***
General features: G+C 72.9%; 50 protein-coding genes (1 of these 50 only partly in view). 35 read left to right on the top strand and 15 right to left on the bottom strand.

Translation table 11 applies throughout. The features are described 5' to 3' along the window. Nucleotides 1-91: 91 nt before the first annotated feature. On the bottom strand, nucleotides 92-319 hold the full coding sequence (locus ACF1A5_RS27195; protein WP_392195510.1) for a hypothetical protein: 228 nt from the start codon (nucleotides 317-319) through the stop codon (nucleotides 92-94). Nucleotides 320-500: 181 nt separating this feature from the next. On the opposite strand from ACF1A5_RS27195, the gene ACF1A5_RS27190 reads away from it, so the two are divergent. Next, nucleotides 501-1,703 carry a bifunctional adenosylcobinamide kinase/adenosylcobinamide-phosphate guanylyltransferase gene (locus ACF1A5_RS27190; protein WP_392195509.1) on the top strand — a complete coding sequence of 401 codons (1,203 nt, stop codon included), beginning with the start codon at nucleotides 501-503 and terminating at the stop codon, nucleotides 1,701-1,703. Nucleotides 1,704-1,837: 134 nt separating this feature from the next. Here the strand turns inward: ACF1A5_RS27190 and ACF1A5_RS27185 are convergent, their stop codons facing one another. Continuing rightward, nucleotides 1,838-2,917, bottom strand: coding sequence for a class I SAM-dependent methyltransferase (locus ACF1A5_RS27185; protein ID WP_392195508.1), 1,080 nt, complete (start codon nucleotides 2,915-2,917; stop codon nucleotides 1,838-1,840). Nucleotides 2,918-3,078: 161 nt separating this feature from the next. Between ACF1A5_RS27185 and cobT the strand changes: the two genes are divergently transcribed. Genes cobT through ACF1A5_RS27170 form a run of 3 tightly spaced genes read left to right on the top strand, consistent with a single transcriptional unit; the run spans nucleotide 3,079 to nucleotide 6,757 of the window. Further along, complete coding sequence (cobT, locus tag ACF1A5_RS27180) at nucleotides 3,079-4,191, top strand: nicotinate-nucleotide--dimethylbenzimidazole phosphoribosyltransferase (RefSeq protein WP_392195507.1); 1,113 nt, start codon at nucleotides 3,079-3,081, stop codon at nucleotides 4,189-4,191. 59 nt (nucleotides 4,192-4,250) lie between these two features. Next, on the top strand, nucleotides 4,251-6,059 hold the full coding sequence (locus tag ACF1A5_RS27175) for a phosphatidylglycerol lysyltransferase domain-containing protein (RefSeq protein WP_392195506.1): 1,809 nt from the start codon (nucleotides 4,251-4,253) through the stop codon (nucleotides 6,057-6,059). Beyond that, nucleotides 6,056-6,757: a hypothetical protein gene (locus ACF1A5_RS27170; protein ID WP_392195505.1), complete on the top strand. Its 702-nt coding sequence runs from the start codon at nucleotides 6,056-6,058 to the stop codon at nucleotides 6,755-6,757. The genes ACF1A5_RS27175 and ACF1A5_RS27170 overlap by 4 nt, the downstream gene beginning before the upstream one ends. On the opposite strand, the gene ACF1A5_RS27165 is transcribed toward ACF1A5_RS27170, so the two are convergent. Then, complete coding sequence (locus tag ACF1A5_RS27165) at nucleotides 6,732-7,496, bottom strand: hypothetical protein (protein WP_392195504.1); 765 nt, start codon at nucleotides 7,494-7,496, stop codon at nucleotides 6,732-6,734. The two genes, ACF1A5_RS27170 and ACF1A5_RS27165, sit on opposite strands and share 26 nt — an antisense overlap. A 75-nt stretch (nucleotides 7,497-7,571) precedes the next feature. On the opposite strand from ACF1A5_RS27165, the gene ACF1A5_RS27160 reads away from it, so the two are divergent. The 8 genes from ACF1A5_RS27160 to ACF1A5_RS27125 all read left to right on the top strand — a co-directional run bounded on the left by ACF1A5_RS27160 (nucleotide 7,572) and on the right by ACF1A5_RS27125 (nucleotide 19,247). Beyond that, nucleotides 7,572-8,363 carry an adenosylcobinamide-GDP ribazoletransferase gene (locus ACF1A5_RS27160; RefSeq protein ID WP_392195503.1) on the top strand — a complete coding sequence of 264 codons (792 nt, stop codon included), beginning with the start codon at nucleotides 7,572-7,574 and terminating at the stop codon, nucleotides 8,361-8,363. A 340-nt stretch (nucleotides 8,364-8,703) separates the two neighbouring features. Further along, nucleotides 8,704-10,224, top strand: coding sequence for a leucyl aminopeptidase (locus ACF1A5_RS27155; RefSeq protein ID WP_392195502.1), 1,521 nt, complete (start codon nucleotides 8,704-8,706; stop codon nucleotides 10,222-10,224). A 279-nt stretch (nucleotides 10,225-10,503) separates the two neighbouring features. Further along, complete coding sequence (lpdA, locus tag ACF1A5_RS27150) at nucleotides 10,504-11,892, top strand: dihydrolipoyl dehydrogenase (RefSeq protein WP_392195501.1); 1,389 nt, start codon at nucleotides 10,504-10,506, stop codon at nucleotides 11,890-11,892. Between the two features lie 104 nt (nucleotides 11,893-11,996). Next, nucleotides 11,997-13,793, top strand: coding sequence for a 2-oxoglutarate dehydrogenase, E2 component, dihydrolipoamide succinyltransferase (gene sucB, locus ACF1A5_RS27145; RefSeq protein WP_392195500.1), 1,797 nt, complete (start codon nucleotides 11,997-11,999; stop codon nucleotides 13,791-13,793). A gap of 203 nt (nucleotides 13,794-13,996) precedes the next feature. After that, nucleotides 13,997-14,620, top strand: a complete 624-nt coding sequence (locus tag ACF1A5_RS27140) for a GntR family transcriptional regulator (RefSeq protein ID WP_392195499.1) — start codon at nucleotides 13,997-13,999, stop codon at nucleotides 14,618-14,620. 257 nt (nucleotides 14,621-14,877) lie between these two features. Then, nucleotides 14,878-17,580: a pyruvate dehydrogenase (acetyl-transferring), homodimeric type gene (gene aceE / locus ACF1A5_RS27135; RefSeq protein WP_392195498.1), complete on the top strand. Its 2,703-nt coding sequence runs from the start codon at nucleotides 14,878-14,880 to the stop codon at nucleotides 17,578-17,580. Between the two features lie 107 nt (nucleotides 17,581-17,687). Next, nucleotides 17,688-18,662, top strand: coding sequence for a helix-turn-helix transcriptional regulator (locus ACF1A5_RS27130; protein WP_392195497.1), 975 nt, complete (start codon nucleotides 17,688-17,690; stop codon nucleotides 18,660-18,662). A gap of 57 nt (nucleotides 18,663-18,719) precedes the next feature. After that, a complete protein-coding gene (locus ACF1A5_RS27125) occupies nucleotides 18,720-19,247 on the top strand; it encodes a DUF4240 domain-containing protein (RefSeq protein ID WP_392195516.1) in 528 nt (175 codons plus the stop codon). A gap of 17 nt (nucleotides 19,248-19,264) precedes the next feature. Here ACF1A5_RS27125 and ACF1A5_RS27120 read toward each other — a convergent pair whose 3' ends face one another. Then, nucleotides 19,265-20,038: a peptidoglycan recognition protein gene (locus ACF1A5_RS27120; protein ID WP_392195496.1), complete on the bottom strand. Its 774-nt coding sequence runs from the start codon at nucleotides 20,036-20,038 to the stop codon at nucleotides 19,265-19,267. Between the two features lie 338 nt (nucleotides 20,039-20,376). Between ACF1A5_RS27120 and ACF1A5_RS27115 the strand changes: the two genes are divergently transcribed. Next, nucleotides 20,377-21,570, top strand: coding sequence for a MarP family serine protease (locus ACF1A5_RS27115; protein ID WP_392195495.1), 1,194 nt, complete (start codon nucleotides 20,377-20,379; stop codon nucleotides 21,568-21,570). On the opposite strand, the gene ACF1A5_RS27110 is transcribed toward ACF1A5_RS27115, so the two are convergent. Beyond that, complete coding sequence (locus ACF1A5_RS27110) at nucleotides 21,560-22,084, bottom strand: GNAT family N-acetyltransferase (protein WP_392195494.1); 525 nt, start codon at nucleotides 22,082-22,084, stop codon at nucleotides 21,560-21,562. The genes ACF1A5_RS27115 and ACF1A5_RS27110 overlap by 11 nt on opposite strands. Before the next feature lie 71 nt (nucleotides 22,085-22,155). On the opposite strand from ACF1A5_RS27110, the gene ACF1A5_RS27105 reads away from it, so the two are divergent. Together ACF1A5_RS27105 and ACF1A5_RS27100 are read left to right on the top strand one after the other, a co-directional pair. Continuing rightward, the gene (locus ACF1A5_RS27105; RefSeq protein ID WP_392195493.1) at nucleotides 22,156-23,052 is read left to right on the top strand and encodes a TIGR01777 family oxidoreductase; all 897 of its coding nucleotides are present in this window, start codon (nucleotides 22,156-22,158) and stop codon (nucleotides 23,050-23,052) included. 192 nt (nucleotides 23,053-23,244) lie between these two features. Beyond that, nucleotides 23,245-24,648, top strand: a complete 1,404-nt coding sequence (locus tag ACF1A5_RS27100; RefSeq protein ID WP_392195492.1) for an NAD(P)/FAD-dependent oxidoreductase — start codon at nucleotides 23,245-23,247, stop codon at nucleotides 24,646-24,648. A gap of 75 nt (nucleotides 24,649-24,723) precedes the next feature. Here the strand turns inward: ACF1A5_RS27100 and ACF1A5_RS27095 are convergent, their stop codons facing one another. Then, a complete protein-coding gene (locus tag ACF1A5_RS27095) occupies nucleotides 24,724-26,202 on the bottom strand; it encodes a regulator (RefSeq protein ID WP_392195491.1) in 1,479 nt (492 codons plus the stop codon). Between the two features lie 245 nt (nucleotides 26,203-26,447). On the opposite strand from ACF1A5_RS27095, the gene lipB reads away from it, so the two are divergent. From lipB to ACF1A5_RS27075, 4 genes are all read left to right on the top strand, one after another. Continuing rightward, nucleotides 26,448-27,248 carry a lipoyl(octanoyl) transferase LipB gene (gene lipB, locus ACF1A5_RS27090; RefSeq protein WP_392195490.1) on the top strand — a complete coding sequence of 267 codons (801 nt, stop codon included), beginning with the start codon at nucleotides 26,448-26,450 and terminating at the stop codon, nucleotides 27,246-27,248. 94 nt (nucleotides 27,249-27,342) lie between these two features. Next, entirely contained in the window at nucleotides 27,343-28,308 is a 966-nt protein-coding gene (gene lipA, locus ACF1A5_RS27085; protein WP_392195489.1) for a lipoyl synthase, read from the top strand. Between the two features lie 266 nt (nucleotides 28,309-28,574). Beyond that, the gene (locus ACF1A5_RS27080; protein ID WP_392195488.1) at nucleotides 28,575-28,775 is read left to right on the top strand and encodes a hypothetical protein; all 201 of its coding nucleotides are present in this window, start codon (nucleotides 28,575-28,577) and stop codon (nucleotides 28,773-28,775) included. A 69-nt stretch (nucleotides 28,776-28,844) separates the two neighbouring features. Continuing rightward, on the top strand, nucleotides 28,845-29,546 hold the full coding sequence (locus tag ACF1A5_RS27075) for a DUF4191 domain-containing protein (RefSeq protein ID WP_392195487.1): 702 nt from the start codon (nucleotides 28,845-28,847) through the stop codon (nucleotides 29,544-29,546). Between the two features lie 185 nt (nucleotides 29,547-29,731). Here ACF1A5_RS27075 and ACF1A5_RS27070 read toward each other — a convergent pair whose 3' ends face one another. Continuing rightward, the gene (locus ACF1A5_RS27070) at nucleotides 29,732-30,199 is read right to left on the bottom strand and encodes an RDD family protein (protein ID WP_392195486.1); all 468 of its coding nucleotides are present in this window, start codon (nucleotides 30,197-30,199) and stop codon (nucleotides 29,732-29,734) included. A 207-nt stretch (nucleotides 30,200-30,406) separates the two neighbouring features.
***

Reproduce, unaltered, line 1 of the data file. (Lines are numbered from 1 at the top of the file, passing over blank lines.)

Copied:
General features: G+C 72.9%; 50 protein-coding genes (1 of these 50 only partly in view). 35 read left to right on the top strand and 15 right to left on the bottom strand.